My favorite thing about Rosh Hashanah is that I love all the Persian ceremonial foods that my mom spends so much time making that I fill up before her actual feast begins!
For Federation, [father] was bothered by the fact that there were so many hospitals and homes and charities, and each one separately spending their time, their money, and his time and his money by each one coming to the community for money. … Tt was time-consuming and it was wasteful. So he was one of the very first ones who really pressed and pushed to get them together. He worked very closely with Felix Warburg, ... When this started I was nine-and-a-half years old, 1916 I think. *Comments taken from Oral History, recorded on April 13, 1983
When I first started attending High Holiday services, like most toddlers, I had to be dragged to synagogue kicking and screaming. My parents would dress me up, slap a yarmulke on my head, and I’d sit through the hours-long service thinking about where and when we were going to break the fast. As I got older, something changed – I started to listen. I realized that the songs had become familiar, the ritual had become comfortable. This was one of the first times I realized what it means to be part of the Jewish community. The prayers we say and the songs we sing aren’t just part of my personal history – they’re part of all of our history, and the history of the Jewish people. For me, attending services reminds me of my place in our community, and contextualizes my life as part of a greater story. It reminds me that, even in a synagogue full of people I’ve never talked to, there’s something we all share.
I grew up in Santa Monica, attending a reform synagogue from a young age. Every year on Yom Kippur, our congregation held services on the beach – there were songs, prayers, and towards the end of the service, we would toss crumbs of bread into the ocean to represent casting aside the past year’s regrets and resentments. The physical act of throwing away pent-up feelings always struck a chord for me, and helped me begin the new year fresh. After 10 days of reflection and atonement, it felt good to let go.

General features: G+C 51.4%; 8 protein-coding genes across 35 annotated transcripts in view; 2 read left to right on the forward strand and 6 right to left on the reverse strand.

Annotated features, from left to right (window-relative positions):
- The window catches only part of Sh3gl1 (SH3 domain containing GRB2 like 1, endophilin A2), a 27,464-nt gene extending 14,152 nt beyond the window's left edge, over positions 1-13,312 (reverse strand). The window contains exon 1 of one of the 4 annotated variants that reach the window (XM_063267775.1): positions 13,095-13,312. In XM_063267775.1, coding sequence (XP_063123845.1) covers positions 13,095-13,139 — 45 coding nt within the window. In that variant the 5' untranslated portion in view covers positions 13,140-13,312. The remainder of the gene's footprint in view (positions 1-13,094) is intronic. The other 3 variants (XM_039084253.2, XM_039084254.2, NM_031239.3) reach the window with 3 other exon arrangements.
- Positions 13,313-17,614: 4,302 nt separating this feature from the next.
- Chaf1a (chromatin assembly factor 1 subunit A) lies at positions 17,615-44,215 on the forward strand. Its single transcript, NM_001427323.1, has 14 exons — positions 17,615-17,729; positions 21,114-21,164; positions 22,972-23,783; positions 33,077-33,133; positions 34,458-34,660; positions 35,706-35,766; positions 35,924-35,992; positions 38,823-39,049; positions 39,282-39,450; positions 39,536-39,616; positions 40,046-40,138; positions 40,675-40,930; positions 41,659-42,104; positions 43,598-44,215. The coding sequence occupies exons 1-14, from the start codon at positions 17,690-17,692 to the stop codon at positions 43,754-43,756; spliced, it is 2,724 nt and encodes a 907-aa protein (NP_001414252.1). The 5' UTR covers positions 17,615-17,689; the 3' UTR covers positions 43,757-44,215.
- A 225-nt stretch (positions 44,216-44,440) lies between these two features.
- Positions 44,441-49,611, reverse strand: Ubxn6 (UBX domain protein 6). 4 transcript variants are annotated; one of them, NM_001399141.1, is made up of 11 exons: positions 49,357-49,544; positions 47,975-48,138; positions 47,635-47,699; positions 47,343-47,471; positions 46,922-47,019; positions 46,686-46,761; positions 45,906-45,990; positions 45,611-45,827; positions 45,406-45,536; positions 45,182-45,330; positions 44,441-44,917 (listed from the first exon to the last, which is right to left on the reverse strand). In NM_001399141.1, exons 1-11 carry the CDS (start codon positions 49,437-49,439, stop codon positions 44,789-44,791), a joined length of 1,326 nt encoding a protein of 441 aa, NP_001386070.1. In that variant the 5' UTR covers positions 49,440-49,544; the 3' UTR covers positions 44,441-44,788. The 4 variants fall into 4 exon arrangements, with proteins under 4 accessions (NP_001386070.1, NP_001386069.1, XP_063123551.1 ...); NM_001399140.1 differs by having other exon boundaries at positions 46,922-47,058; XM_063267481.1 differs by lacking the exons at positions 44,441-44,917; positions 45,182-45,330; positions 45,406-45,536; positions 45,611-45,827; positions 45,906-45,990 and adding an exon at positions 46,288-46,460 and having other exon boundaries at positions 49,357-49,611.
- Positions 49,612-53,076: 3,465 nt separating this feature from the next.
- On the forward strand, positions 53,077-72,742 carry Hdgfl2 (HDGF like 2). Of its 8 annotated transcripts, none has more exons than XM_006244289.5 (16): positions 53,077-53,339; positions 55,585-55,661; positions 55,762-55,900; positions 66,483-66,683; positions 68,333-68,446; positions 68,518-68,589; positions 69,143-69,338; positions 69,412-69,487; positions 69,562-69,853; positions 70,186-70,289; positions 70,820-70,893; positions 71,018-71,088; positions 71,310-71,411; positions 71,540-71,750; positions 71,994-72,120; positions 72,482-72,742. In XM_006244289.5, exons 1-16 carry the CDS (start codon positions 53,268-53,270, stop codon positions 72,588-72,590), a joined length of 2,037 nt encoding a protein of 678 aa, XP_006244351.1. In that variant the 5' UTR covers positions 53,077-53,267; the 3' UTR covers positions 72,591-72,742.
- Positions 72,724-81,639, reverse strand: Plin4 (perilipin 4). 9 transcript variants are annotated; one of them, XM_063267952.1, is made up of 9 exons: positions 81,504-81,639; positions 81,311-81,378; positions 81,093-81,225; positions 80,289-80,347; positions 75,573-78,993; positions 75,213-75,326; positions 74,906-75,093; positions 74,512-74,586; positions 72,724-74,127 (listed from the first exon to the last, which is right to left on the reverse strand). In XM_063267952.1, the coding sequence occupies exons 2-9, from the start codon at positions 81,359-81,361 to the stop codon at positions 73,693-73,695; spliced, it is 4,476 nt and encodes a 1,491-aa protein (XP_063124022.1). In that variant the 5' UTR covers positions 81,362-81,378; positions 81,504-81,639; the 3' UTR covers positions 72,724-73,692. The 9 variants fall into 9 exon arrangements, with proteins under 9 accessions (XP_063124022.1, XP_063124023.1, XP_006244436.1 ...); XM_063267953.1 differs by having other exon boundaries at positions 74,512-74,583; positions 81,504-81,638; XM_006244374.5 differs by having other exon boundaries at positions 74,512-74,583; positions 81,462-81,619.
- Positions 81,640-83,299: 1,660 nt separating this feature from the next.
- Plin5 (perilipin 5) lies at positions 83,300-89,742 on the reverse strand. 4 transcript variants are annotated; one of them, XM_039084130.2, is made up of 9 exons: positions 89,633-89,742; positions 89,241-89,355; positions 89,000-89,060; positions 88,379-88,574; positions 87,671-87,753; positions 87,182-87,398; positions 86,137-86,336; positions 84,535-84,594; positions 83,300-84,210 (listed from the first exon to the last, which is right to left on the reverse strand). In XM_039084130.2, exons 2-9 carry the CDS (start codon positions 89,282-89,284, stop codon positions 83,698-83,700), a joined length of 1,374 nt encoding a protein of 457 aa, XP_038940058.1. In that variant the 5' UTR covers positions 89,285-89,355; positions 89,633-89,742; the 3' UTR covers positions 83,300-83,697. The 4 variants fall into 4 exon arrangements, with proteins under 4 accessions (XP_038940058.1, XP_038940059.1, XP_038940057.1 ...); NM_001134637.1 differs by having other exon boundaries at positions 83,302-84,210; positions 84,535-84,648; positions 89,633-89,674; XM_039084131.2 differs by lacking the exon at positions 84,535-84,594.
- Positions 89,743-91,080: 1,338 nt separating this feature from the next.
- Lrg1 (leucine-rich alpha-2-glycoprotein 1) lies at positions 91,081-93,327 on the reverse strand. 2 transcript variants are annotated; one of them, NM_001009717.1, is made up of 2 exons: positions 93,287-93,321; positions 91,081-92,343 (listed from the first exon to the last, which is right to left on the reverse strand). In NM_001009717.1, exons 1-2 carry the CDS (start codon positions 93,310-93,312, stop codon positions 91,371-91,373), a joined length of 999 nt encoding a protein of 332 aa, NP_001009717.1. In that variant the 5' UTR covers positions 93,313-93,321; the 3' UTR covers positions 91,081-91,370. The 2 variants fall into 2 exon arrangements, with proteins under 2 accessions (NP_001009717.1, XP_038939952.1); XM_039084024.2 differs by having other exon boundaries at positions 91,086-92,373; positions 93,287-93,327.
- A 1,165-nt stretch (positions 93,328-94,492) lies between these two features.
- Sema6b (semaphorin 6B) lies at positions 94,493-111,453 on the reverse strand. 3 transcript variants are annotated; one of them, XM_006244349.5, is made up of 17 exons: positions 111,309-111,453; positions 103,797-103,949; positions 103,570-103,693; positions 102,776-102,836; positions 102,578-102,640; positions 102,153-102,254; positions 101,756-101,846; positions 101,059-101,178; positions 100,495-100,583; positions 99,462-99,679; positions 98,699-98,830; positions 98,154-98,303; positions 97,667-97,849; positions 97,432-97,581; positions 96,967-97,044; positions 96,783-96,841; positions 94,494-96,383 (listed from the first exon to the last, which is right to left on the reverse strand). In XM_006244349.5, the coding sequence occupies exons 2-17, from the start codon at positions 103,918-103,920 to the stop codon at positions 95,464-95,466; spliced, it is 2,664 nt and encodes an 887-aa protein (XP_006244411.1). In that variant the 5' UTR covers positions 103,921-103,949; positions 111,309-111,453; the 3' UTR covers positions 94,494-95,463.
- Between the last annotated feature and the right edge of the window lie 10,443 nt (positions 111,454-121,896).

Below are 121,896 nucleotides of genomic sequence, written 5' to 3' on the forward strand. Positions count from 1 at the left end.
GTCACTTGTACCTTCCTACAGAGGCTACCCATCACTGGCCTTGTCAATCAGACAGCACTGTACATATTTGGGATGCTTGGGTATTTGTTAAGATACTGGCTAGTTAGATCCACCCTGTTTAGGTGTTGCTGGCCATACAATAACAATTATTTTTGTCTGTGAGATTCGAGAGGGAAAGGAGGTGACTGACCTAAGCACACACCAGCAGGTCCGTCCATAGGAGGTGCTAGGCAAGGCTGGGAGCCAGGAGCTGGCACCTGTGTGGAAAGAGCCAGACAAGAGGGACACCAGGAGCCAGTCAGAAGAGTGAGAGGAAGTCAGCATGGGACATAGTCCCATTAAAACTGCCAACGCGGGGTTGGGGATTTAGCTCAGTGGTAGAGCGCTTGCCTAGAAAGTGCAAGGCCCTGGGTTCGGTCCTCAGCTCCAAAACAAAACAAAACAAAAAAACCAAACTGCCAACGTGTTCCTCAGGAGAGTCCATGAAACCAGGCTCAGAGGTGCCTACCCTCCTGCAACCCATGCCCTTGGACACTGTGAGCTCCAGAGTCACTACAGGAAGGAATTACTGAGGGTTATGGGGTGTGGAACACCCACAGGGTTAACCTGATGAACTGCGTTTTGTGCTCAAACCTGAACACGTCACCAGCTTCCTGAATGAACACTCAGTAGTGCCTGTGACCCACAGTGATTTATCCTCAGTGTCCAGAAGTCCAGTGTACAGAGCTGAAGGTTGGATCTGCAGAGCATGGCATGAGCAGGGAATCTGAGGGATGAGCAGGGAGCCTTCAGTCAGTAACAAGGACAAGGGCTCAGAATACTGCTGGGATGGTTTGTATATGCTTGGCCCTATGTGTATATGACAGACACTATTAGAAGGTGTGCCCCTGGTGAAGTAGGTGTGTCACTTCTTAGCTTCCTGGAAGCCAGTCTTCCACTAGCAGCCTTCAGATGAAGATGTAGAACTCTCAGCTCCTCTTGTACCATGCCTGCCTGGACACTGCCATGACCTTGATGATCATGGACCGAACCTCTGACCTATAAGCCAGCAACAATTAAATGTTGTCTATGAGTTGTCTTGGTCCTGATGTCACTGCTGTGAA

My grandfather, who grew up in Israel, was born on Rosh Hashanah. He always liked to say he has two birthdays: one for the solar calendar, and one for the Hebrew. I grew up hundreds of miles away from my extended family, but during my grandfather’s “birthday,” we always came to visit. He wasn’t very observant, but always made a fuss about this holiday in particular – even if it was just an excuse to get everybody together. Every year during this period of reflection, I think of him. His journey, his values, and how he used this time to bring together the people he loves.
My mother was born in Brooklyn, my father was born in Romania, my older brother, I and my younger brother were born in Brooklyn.
"Jewish Songs for All" - that's my startup project. I'm translating the top Jewish songs from Yiddish and Hebrew to English and Russian. www.jSongs.org
For Simchat Torah every year, tons of Jews here “shul hop” and I see people from all stages of my life – from youth group, grade school, camp, college, that random guy I met at a party, etc. People are dancing in the street and it’s such a joyful celebration (and interesting reunion)! There's nothing more special than witnessing a huge group of Jewish people, friends and strangers alike, singing, laughing, and celebrating, specifically on Simchat Torah (Rejoicing of/with the Torah).
New York has a strong future for Jews because New York, in its best aspects, is attractive to the vitality that characterizes Jews; to the ambition, to the striving, to the intelligence. All the good things that I see in our people are exemplified in a city rather than a bucolic life; and so, I think that there will be Jews in New York for some time to come. It will be a magnet for bright people, Jews as well as others. They all don’t have to be engineers, doctors, lawyers, and nuclear physicists; but for that reason, New York will be attractive to them, and there will be a strong Jewish community, and we’ve got to support that Jewish community. *Comments taken from Oral History, recorded on November 3, 1981